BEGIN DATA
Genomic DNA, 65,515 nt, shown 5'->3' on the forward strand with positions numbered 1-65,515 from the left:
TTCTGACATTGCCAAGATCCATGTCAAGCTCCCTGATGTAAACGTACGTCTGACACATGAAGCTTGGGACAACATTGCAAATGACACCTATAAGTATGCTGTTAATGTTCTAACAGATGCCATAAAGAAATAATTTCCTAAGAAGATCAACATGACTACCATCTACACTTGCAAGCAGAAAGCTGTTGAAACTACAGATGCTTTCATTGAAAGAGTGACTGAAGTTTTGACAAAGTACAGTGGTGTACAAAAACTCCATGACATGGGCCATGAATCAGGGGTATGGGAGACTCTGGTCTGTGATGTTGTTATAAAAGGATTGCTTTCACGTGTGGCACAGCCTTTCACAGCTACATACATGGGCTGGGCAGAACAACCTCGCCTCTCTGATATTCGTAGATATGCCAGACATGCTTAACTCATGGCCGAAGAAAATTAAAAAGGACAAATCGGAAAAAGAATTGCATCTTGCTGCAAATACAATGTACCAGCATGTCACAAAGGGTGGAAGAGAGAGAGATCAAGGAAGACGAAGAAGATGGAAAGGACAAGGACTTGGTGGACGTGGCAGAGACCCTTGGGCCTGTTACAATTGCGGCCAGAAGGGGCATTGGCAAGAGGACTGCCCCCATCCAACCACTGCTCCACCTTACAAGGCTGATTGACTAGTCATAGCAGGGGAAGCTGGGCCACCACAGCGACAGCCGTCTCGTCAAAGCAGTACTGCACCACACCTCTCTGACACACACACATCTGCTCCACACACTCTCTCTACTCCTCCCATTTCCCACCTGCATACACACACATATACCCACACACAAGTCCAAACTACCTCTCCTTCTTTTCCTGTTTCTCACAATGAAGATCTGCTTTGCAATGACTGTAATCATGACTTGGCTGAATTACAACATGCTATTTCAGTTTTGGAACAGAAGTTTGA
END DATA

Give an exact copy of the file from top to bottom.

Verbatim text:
Genomic DNA, 65,515 nt, shown 5'->3' on the forward strand with positions numbered 1-65,515 from the left:
TTCTGACATTGCCAAGATCCATGTCAAGCTCCCTGATGTAAACGTACGTCTGACACATGAAGCTTGGGACAACATTGCAAATGACACCTATAAGTATGCTGTTAATGTTCTAACAGATGCCATAAAGAAATAATTTCCTAAGAAGATCAACATGACTACCATCTACACTTGCAAGCAGAAAGCTGTTGAAACTACAGATGCTTTCATTGAAAGAGTGACTGAAGTTTTGACAAAGTACAGTGGTGTACAAAAACTCCATGACATGGGCCATGAATCAGGGGTATGGGAGACTCTGGTCTGTGATGTTGTTATAAAAGGATTGCTTTCACGTGTGGCACAGCCTTTCACAGCTACATACATGGGCTGGGCAGAACAACCTCGCCTCTCTGATATTCGTAGATATGCCAGACATGCTTAACTCATGGCCGAAGAAAATTAAAAAGGACAAATCGGAAAAAGAATTGCATCTTGCTGCAAATACAATGTACCAGCATGTCACAAAGGGTGGAAGAGAGAGAGATCAAGGAAGACGAAGAAGATGGAAAGGACAAGGACTTGGTGGACGTGGCAGAGACCCTTGGGCCTGTTACAATTGCGGCCAGAAGGGGCATTGGCAAGAGGACTGCCCCCATCCAACCACTGCTCCACCTTACAAGGCTGATTGACTAGTCATAGCAGGGGAAGCTGGGCCACCACAGCGACAGCCGTCTCGTCAAAGCAGTACTGCACCACACCTCTCTGACACACACACATCTGCTCCACACACTCTCTCTACTCCTCCCATTTCCCACCTGCATACACACACATATACCCACACACAAGTCCAAACTACCTCTCCTTCTTTTCCTGTTTCTCACAATGAAGATCTGCTTTGCAATGACTGTAATCATGACTTGGCTGAATTACAACATGCTATTTCAGTTTTGGAACAGAAGTTTGA